John, the dome was made using a form made from plaster. I drew a circle 30" in diameter and cut some 1/4" plywood into arcs with a 16" height. Hooked them together onto a piece of 3/4" plywood and used rebar wire to make a way to attach wire lath to hold the plaster. I then filled the areas between the 1/4" ply with plaster to get my "inside oven mold". I then divided the mold into quarters and hand packed homebrew refractory onto the mold at the desired thickness(2.5"). The recipe for the refractory is 6:1:1:1 (sand, portland cement, lime and fireclay, respectively). I would say I have about $500 into the build currently(just the oven, hearth, insulation, enclosure). I am still working on the smoker, but I will post up pics as they come.
Thanks for the kind words everyone.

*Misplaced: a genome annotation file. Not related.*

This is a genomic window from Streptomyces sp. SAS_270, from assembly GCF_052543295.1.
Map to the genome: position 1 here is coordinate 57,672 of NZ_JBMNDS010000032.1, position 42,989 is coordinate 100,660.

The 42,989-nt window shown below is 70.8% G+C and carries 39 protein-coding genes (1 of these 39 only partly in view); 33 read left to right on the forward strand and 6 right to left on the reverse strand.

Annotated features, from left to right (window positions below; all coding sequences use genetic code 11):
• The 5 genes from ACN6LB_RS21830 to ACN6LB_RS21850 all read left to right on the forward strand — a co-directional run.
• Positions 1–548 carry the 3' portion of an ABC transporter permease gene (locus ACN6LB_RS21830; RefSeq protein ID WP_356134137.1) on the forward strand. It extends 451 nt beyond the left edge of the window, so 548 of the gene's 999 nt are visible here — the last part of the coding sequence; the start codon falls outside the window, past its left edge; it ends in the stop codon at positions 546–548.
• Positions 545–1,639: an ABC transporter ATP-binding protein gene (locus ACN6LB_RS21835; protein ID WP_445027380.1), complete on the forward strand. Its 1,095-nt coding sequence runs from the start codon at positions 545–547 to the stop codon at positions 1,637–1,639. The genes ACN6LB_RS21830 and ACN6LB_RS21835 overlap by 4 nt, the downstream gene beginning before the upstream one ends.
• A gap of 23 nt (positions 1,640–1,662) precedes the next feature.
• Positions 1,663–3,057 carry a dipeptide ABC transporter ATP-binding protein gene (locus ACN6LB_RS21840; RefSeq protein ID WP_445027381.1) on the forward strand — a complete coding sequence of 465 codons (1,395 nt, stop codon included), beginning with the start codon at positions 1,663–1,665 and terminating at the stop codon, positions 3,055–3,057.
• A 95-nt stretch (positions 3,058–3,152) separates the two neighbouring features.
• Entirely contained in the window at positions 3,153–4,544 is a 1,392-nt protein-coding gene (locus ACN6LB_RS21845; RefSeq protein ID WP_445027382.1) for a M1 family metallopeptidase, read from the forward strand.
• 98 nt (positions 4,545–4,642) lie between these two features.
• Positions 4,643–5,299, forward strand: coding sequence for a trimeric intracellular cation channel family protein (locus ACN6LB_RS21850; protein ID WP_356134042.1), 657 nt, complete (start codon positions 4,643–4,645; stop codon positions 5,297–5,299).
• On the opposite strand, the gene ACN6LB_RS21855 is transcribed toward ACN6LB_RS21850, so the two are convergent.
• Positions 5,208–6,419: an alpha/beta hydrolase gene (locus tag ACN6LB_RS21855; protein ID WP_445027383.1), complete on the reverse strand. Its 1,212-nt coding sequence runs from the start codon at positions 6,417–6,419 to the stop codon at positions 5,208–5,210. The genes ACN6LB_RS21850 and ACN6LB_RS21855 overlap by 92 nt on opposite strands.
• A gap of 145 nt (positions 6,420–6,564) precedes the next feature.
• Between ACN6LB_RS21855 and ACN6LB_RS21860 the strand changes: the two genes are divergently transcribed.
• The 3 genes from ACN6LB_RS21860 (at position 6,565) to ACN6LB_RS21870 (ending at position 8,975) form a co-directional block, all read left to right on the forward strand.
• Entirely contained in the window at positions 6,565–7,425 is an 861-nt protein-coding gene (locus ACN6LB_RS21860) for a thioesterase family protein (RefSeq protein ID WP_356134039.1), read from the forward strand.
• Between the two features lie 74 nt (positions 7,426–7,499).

I know you're not trying to be evasive, and I'm trying my best not to be an idiot, but I am still wondering about a few things. If you'd prefer to have me contact you directly, I'd be happy to do that, but I'd bet others would be interested in knowing the answers as well. My questions are:
1. The oven seems to have been constructed in a place other than its final resting place. Did you make each piece, then let each piece dry and then piece it back together, like I did with the pieces I got with my (purchased) refractory concrete oven?
2. The edges of the dome pieces look like they have carefully constructed overlap joints (like my oven). How were these made so precisely?
3. How did you get your inner plaster mold out from the inside of the oven? (I guess the answer to that is that you DIDN'T, assuming that the pieces were made one at a time and then removed from the mold when they were dry.)
4. Do you think that a similar process would work for a lower dome oven, i.e a Neapolitan oven?
5. How many ways are there to REALLY screw this thing up? More specifically --- It looks like you've got some serious masonry experience. Would you advise against someone without lots of experience with masonry, molds, etc going along this route?
Thanks again, and sorry if I'm a pest.